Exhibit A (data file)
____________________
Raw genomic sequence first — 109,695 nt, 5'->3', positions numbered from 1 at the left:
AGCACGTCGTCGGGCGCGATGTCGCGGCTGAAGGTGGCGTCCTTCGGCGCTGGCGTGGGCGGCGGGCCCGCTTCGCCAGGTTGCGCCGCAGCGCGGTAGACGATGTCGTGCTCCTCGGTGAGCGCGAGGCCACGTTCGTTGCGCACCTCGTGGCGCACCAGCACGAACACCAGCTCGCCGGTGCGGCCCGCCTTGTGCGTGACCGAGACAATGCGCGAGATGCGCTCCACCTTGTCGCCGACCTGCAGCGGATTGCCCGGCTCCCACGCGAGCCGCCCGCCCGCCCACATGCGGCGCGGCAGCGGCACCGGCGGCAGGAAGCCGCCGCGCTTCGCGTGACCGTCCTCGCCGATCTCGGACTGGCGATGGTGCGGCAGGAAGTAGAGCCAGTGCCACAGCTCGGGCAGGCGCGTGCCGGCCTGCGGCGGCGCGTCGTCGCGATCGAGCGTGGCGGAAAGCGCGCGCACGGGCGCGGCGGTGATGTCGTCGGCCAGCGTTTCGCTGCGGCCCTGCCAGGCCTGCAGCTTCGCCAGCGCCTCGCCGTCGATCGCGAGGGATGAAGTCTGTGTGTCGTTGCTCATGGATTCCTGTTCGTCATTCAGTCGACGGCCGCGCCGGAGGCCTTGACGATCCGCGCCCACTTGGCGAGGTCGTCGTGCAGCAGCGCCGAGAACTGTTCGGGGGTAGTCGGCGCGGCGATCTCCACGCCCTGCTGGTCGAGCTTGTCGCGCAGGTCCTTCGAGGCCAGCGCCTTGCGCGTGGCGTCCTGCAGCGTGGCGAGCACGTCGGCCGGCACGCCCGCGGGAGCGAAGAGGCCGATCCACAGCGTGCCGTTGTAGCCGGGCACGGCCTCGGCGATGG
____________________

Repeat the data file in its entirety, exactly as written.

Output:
Raw genomic sequence first — 109,695 nt, 5'->3', positions numbered from 1 at the left:
AGCACGTCGTCGGGCGCGATGTCGCGGCTGAAGGTGGCGTCCTTCGGCGCTGGCGTGGGCGGCGGGCCCGCTTCGCCAGGTTGCGCCGCAGCGCGGTAGACGATGTCGTGCTCCTCGGTGAGCGCGAGGCCACGTTCGTTGCGCACCTCGTGGCGCACCAGCACGAACACCAGCTCGCCGGTGCGGCCCGCCTTGTGCGTGACCGAGACAATGCGCGAGATGCGCTCCACCTTGTCGCCGACCTGCAGCGGATTGCCCGGCTCCCACGCGAGCCGCCCGCCCGCCCACATGCGGCGCGGCAGCGGCACCGGCGGCAGGAAGCCGCCGCGCTTCGCGTGACCGTCCTCGCCGATCTCGGACTGGCGATGGTGCGGCAGGAAGTAGAGCCAGTGCCACAGCTCGGGCAGGCGCGTGCCGGCCTGCGGCGGCGCGTCGTCGCGATCGAGCGTGGCGGAAAGCGCGCGCACGGGCGCGGCGGTGATGTCGTCGGCCAGCGTTTCGCTGCGGCCCTGCCAGGCCTGCAGCTTCGCCAGCGCCTCGCCGTCGATCGCGAGGGATGAAGTCTGTGTGTCGTTGCTCATGGATTCCTGTTCGTCATTCAGTCGACGGCCGCGCCGGAGGCCTTGACGATCCGCGCCCACTTGGCGAGGTCGTCGTGCAGCAGCGCCGAGAACTGTTCGGGGGTAGTCGGCGCGGCGATCTCCACGCCCTGCTGGTCGAGCTTGTCGCGCAGGTCCTTCGAGGCCAGCGCCTTGCGCGTGGCGTCCTGCAGCGTGGCGAGCACGTCGGCCGGCACGCCCGCGGGAGCGAAGAGGCCGATCCACAGCGTGCCGTTGTAGCCGGGCACGGCCTCGGCGATGG